Griffin (1981, 1992), for some of her insights into the erotic roots
of violence, as people resort to violence to break through
In this context of violence, what is basic to healing is the
rediscovery of community in ways that confirm our own relational
nature. One starting point is to get people together, and I think
especially of young people, and let them say how it is! Let them
speak their truths and have the experience of being heard. I believe
that the experience of never being heard is closely related to
I saw such a strategy of relationship-building up close in the
wonderful, Buddhist-inspired Sarvodaya Shramadana development
movement in Sri Lanka, where I worked in the late 1970s and early
1980s (Macy 1985). The organizers would bring members of a whole
community together, and these communities were not always so
harmonious; there was often tremendous conflict, not enough material
goods to go around, rivalry, backbiting, and pettiness. They would
organize meetings that they called paul'hamua, which means "family
gathering," in which people speak openly to each other while using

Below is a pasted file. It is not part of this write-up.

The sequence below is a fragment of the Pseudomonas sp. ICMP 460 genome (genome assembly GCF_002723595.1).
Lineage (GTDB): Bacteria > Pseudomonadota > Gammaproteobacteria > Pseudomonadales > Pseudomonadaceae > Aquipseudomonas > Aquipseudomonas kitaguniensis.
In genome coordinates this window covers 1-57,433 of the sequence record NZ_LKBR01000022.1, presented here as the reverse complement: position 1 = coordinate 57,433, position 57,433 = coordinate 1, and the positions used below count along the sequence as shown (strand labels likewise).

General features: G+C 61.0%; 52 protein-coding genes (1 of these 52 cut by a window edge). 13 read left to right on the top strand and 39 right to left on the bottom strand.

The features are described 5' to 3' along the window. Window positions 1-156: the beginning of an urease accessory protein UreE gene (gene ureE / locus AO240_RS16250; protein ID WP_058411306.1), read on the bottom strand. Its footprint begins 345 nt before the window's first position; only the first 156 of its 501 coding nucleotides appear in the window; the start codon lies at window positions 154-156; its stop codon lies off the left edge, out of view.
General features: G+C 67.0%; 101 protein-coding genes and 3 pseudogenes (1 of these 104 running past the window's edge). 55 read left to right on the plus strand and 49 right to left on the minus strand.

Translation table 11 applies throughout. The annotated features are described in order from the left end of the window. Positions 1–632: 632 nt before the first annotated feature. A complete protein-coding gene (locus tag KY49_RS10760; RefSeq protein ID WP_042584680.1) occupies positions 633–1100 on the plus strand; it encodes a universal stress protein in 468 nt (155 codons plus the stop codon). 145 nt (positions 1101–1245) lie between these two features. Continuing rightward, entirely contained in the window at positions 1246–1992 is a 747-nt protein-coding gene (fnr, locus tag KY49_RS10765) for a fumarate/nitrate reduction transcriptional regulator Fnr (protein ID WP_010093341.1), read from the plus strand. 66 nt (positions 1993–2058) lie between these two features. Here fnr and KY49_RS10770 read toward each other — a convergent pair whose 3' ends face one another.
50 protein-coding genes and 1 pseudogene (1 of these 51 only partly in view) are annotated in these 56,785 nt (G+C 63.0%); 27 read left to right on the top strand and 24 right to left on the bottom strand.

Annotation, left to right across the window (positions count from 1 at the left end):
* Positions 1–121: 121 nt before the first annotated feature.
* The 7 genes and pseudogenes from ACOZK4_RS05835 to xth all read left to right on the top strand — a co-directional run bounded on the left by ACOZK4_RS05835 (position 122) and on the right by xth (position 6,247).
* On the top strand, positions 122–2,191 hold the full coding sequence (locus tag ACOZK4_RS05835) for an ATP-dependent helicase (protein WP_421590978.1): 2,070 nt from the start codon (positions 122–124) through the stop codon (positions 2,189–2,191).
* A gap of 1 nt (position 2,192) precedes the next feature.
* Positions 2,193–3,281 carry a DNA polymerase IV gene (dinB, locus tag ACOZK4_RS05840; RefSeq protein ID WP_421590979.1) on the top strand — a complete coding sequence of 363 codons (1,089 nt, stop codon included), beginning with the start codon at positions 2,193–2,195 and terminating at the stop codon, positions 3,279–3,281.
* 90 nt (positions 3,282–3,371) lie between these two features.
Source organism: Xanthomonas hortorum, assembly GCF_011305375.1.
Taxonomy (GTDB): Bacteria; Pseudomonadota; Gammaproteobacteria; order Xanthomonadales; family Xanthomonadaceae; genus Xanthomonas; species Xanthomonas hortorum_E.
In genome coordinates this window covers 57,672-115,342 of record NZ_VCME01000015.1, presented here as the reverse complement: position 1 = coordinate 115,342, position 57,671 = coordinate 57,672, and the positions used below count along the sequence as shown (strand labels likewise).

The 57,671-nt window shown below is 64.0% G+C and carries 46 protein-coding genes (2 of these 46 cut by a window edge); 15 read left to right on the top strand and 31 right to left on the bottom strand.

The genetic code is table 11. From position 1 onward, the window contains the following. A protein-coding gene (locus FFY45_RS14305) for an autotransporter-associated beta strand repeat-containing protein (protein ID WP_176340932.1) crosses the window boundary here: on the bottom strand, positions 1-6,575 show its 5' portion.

family kinship terms. So I would introduce myself as "Joanna akka,"
which means "big sister Joanna," and I would address others, saying
"Yes, brother," or "little sisters." The practice helped build the
sense of family gathering, in which everyone can speak about his or
her suffering and pain. Such speaking has profound consequences. As
the poet Denise Levertov has said, "To speak of sorrow/works upon
it/moves it from its/crouched place barring/the way to and from the
In Sarvodaya, they combined speaking out together with working and
acting together. Something happens when you build something
together, even if it's just a bookcase. I can think of nothing that
is more genuinely erotic, in the deepest sense of "eros," than
working together for a common goal, particularly where there's some
risk involved. This might involve young people working on a
community garden in a vacant lot or initiating a cooperative
marketing scheme. In the Sarvodaya movement, these actions are
called shramadana or "sharing energy."
We too, in our country, need new ways to gather together. I shy away
from speaking of "rituals," but perhaps we can use the term
suggested by deep ecologist Arne Naess: community therapy. We need
various forms of community therapy to heal the many forms of
violence that I mentioned. For example, my colleague John Seed and I
have developed and led "Council of All Beings" gatherings (Seed et